A Tex-Mix Manifesto

What exactly is Tex-Mix, besides a cute term I came up with for my own household cuisine?

Tex-Mix uses the Tex-Mex flavor base in preparations from other cuisines. Tex-Mix cuts bagna cauda with lime juice, eats hummus with jalapeños and tortilla chips, and adds canned tomatoes with chiles to French lentil ragouts. Tex-Mix puts comino in its candied sweet potatoes. Tex-Mix thinks Moosewood’s bulgur-based vegetarian chili is clever. Tex-Mix was spiking its brownies with cayenne long before Mexican chocolate was cool. Tex-Mix takes garlic for granted.

Tex-Mix plugs elements of other cuisines into the forms that define Tex-Mex. Tex-Mix swoons over Lebanese quesadillas and amardeen margaritas. Tex-Mix wonders about tamales filled with smoked duck and cherry demiglace. Tex-Mix even enjoys a broccoli and tofu burrito with Thai peanut sauce—sometimes.

But bland grilled veggie wraps are right out. And Tex-Mix would never dream of emptying that undercooked zucchini into a bowl with some hard black beans and a dollop of fat-free sour cream and calling the result Mexican. Whether its food is good for its health is not Tex-Mix’s main concern. Tex-Mix gets enough exercise. If Tex-Mix leaves out the lard, it’s probably because duck fat seemed tastier in that recipe.

Tex-Mix doesn’t care if duck fat isn’t authentic. In fact, Tex-Mix doesn’t care if it is. (The Mexica had Muscovy ducks, after all). Tex-Mix loves pickled jalapeños, flour tortillas, and pinto beans. It took Guatemala to teach Tex-Mix the joys of fully cooked black beans. It’s not self-conscious atavism but the need for a bitter note that puts cocoa powder into Tex-Mix’s Texas Red. That chili makes a great Frito pie, by the way. It’s also terrific over vermicelli—that’s not Cincinatti, that’s la abuelita’s home cooking. What’s more, esta abuela puts peanut butter in her mole, and has never touched a metate. But her cooking is absolutely authentic.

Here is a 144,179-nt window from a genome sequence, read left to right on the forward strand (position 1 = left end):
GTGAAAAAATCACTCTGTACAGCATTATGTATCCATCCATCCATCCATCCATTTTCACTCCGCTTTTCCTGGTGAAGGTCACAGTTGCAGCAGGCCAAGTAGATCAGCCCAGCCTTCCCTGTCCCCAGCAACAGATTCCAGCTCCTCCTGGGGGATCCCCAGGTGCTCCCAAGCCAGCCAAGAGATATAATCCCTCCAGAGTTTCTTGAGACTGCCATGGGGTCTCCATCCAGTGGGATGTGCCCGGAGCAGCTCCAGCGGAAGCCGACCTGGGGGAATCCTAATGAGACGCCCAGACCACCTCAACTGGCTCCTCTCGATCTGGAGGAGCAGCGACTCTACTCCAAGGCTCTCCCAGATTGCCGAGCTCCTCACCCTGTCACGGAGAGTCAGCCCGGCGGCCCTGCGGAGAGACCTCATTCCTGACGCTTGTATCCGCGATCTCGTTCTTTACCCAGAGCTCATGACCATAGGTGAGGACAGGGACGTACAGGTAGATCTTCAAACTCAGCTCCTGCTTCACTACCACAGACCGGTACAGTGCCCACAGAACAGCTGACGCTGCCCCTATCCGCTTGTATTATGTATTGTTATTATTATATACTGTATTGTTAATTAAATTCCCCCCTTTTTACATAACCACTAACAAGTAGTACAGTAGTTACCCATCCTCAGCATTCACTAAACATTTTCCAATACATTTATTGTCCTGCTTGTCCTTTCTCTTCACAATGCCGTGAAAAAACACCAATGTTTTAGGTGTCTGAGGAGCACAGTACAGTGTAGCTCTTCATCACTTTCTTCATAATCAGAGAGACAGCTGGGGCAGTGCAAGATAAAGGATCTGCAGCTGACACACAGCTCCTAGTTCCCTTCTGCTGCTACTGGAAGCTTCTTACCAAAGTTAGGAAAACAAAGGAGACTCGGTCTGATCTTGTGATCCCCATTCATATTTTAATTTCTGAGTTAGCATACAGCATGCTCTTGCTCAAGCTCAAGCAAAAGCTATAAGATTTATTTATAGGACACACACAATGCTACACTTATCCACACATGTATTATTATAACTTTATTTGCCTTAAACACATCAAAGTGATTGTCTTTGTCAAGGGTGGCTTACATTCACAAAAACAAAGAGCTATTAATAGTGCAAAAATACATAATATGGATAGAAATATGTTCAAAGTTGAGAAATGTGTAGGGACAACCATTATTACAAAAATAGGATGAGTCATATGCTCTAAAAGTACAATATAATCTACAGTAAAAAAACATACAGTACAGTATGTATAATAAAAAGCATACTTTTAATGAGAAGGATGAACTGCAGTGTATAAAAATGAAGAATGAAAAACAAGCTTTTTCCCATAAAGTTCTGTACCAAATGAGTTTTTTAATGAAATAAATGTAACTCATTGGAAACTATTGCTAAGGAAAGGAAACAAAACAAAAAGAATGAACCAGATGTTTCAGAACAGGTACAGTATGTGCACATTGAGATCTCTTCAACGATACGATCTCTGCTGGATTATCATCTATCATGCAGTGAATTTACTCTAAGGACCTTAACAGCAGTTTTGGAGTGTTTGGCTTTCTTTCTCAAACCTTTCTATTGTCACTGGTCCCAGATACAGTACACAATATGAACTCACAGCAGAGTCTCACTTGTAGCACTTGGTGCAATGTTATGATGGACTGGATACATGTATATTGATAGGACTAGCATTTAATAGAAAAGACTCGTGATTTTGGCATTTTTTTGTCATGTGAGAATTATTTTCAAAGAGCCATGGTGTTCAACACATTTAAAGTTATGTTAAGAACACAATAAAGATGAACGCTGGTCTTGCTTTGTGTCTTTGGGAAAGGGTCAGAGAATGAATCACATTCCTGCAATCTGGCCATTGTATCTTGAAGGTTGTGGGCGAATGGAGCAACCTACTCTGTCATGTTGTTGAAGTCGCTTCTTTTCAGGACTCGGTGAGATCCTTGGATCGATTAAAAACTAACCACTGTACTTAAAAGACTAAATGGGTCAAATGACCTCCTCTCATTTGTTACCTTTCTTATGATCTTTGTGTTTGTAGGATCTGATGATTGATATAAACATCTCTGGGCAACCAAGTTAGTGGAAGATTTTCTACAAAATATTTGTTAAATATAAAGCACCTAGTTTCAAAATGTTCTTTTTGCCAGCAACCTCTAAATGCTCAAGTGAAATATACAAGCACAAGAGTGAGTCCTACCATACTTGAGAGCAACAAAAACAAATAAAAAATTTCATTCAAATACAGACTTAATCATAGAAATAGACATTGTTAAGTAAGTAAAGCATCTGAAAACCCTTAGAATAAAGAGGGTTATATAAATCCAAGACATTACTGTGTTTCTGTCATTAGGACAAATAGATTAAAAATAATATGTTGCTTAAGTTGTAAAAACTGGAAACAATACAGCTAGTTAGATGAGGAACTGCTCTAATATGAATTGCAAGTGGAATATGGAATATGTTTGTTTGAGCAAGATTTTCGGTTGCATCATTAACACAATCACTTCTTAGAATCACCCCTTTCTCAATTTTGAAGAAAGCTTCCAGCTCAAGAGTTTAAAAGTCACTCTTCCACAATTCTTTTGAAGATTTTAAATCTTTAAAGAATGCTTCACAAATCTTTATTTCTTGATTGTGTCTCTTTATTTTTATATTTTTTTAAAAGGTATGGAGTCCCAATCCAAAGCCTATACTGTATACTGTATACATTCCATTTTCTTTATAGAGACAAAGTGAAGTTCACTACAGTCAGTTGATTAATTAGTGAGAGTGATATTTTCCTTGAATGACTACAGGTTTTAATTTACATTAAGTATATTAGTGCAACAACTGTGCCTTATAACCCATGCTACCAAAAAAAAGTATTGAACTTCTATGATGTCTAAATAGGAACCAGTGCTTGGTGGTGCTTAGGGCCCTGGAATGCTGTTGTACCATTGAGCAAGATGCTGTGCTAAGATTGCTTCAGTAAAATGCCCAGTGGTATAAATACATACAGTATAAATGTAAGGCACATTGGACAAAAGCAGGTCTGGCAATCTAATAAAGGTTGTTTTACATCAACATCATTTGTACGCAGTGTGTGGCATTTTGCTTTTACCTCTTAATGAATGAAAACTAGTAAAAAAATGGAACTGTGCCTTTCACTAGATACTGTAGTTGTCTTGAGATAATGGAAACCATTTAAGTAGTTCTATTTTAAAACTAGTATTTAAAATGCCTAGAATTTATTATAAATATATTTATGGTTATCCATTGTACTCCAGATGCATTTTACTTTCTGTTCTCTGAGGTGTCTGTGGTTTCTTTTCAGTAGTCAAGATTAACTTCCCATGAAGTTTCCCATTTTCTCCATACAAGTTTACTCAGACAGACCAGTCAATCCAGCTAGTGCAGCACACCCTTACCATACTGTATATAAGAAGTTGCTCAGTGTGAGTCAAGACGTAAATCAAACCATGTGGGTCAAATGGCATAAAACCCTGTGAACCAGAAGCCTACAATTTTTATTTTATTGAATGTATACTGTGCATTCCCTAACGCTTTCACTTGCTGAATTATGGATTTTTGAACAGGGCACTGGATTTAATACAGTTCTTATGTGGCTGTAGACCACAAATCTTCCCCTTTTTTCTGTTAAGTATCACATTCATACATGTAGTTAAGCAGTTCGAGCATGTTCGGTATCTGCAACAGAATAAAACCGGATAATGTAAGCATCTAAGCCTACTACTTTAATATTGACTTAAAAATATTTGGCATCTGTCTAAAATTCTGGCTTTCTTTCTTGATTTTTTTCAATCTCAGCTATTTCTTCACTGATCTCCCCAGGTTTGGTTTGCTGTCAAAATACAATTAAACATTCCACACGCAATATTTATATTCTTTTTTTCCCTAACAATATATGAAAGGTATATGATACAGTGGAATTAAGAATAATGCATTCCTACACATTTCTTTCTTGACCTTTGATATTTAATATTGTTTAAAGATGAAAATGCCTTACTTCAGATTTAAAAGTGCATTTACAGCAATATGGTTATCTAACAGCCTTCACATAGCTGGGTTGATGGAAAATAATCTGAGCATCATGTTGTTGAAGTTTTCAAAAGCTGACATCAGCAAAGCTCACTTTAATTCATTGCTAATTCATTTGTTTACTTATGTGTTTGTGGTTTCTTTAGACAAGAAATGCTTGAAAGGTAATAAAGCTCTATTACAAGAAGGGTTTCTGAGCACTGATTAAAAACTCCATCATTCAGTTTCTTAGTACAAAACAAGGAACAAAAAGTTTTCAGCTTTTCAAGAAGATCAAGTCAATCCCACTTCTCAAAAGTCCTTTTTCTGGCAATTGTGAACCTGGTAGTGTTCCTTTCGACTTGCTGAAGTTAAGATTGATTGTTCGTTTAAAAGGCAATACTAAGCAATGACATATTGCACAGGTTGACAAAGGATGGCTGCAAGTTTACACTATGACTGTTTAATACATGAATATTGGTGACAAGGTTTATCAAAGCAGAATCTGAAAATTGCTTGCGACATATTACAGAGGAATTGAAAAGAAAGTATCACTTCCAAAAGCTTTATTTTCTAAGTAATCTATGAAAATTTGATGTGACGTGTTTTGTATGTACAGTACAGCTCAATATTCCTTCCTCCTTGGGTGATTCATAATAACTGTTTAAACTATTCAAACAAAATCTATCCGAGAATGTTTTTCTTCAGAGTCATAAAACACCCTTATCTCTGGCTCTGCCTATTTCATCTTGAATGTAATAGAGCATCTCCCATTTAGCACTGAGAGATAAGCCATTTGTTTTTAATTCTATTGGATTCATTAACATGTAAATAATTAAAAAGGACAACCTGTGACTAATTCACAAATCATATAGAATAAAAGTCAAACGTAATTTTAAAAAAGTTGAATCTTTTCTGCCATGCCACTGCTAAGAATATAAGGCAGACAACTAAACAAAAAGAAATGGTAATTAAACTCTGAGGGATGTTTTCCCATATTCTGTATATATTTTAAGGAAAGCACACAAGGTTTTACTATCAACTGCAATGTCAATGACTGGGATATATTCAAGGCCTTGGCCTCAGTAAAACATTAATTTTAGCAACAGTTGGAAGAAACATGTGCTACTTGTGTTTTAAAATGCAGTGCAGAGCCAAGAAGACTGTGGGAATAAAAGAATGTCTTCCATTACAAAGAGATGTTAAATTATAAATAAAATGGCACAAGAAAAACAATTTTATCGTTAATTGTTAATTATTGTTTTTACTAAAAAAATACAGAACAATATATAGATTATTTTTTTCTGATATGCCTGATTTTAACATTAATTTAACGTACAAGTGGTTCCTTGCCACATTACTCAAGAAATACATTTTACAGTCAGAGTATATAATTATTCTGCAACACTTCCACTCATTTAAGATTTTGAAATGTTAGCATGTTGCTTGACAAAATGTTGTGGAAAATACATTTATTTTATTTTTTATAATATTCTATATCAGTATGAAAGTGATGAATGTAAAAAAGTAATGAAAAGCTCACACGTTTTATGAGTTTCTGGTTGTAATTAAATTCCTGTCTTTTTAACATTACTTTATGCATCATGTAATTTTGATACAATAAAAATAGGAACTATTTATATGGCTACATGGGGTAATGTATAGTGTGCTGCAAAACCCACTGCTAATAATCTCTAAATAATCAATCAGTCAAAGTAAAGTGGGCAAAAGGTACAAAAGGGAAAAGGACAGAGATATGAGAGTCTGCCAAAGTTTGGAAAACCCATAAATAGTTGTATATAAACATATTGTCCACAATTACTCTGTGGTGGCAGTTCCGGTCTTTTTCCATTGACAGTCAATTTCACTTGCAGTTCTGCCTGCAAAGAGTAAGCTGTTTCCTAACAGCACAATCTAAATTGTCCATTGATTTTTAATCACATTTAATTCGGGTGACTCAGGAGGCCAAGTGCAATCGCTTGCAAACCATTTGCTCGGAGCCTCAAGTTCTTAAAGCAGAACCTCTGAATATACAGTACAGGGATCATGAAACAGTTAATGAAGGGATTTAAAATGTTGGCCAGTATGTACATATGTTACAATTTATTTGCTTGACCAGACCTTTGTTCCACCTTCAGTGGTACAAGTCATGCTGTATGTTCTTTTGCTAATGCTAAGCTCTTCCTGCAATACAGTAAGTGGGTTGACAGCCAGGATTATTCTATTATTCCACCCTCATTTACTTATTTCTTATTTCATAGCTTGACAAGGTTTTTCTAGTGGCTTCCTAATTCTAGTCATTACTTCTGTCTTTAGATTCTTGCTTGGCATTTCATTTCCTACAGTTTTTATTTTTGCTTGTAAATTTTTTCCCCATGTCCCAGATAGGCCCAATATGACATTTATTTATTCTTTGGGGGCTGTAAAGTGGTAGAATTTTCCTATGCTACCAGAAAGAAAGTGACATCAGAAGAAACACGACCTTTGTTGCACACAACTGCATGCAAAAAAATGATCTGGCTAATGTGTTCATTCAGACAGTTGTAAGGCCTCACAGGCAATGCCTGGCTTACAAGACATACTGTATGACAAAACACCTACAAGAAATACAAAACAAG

Tex-Mix loves and respects its grandmother, but it didn’t learn all its recipes from her. Did you? There’s no getting around it: Tex-Mix is mixed. (Before that was cool, too.) Tex-Mix owns it. Tex-Mix understands that innovation and eating what you like are as important to cuisine as tradition and eating what you know. Tex-Mix is not humble. Tex-Mix avers that it improves on its grandmother. Tex-Mix has a broad palate, and Tex-Mix knows how to cook.


end of plum season


The plums are near the end of their season.


Transitional fruits


Last tomatoes, first butternut; last melons, first persimmons.


Pig roast and apple cake

Patty and Jesper celebrated their 20th wedding anniversary with a backyard pig roast on Saturday evening. Thanks to La Caja China, roasting a whole pig was easier than anyone expected. Although the coals did start off too hot, meaning that the pig roasted too quickly, and remedial measures (such as dousing it with cold beer) had to be taken. Thanks to riding the Point Reyes Populaire (115k brevet) earlier that day, J-P and I arrived later than we expected and missed the excitement. We got there just as the pig was being carved.

Patty would not allow us to go home without taking a plate of extra pig, so it was fortunate for us that the weather turned yesterday. The cool rain made 1-2-3 pork over garlic-fried rice pretty appealing.